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Whether you're working on a school report or a product plan, your document needs to stand out and your research needs to stick in people's minds. You can help readers remember your data by using visual elements--tables, charts, or SmartArt graphics.
Visual elements can communicate information quickly, and readers are more likely to remember a visual image than a block of text.
But which one do you use? Will a table, a chart, or a SmartArt graphic best present your key points?
SmartArt graphics are designed to present ideas--or any information that's in text or even pictures. SmartArt graphics are especially effective at showing processes or relationships, and how different elements are connected.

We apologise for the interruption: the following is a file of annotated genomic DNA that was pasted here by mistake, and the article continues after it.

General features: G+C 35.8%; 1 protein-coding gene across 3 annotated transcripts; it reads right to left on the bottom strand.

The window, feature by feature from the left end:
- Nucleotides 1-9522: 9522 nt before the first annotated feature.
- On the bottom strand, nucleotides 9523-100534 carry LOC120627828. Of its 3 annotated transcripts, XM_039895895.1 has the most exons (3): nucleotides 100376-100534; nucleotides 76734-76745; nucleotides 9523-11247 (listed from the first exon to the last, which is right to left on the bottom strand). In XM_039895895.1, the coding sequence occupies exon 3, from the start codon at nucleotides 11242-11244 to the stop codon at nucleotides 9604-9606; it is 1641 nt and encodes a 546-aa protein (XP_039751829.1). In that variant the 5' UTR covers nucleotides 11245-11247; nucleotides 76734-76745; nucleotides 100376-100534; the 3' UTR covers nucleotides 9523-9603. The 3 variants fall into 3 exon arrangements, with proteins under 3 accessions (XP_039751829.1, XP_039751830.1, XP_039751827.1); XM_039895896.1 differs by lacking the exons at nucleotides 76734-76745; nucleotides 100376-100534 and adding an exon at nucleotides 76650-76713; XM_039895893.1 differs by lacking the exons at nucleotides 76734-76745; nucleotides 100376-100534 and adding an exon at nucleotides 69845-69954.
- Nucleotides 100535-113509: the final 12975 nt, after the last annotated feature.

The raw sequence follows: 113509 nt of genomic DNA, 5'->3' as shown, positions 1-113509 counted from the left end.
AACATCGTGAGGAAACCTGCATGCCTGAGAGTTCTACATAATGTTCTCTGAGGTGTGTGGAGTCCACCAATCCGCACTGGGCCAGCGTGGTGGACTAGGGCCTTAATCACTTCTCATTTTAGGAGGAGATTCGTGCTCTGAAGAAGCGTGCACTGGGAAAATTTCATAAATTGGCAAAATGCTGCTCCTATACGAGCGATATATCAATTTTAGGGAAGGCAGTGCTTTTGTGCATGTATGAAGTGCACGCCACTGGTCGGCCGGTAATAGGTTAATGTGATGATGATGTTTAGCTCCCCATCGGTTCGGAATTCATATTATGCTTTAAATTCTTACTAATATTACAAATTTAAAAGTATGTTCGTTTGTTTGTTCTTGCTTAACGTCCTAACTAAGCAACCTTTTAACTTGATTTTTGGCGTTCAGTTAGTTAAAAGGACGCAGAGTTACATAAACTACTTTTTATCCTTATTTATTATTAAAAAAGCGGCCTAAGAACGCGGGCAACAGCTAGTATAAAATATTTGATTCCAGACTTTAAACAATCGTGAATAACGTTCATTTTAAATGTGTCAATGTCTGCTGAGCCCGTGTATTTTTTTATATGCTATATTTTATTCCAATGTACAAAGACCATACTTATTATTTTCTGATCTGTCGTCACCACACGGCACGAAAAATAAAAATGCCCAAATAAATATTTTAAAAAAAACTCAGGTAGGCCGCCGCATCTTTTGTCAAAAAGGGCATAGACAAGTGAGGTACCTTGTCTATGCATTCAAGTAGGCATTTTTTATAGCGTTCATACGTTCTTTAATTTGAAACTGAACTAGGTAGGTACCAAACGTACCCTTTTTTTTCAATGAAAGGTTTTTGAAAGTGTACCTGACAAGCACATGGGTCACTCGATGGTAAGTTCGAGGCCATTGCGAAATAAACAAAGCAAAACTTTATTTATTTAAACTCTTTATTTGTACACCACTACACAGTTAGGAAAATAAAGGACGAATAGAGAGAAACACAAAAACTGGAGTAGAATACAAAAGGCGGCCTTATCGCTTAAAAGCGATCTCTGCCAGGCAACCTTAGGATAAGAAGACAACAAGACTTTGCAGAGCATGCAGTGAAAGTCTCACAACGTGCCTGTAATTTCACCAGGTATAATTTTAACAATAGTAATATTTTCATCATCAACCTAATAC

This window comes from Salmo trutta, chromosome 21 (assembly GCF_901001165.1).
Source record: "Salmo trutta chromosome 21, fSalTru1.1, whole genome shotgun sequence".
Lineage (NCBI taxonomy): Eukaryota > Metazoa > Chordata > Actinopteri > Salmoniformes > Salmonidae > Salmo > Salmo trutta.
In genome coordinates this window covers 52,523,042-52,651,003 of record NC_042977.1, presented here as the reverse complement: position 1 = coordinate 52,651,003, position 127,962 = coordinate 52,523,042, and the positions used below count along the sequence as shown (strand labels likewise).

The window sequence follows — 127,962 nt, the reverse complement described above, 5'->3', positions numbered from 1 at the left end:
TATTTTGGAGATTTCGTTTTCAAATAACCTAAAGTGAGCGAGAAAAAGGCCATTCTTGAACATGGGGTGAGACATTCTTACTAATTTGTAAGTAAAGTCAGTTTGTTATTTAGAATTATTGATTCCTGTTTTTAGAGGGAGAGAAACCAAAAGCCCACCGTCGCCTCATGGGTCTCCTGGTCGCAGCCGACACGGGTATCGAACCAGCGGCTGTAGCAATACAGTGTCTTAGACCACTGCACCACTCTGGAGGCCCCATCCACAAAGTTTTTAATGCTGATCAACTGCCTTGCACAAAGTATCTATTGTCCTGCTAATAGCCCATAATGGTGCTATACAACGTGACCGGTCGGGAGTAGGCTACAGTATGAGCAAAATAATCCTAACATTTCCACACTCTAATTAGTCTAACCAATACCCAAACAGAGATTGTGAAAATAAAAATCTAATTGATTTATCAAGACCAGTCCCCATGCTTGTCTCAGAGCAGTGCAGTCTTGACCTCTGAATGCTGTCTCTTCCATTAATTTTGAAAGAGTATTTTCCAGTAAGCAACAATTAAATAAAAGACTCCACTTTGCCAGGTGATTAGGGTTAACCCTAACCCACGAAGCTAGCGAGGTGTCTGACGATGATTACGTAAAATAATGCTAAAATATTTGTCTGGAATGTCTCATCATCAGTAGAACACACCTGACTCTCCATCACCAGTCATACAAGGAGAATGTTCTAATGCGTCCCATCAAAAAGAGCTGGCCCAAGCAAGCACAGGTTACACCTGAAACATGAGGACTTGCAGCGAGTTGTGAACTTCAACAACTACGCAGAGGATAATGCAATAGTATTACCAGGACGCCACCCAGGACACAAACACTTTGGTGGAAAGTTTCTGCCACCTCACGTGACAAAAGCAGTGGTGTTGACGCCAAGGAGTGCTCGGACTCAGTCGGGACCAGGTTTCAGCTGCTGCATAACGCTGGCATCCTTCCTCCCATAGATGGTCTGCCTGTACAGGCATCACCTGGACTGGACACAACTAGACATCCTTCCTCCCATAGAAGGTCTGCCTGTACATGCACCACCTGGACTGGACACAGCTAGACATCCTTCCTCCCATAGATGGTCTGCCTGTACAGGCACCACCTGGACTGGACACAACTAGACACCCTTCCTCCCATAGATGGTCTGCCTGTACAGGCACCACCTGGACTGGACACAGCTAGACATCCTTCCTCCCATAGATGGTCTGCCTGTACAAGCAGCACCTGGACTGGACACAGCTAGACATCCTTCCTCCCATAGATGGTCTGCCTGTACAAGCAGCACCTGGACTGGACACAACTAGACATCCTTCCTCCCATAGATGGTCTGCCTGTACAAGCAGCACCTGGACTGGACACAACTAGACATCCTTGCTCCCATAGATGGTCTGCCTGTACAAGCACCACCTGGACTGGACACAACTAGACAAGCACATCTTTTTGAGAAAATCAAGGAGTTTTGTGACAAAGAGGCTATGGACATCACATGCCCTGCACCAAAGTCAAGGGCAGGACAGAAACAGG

Charts are designed to show numeric values. They're good at presenting trends at a glance. They give your readers a good look at changes that happen over time. Charts can also show ratios (think of a pie chart) or comparisons between two or more data points that you're tracking.
For more information about SmartArt graphics and charts, see When should I use a SmartArt graphic and when should I use a chart?
That brings us to tables.
Using a table, you can present exact values. The trend isn't as easy to see, but the hard numbers are visible. Tables also work well when you want to show different kinds of information. For example, in a table you can show a list of book projects, number of pages, project leaders, planned launch dates, current project status, plus maybe projected sales, budget information, project genre, or a plot summary.
You can find more information about tables in Word 2010 on Office.com.
-- Joannie Stangeland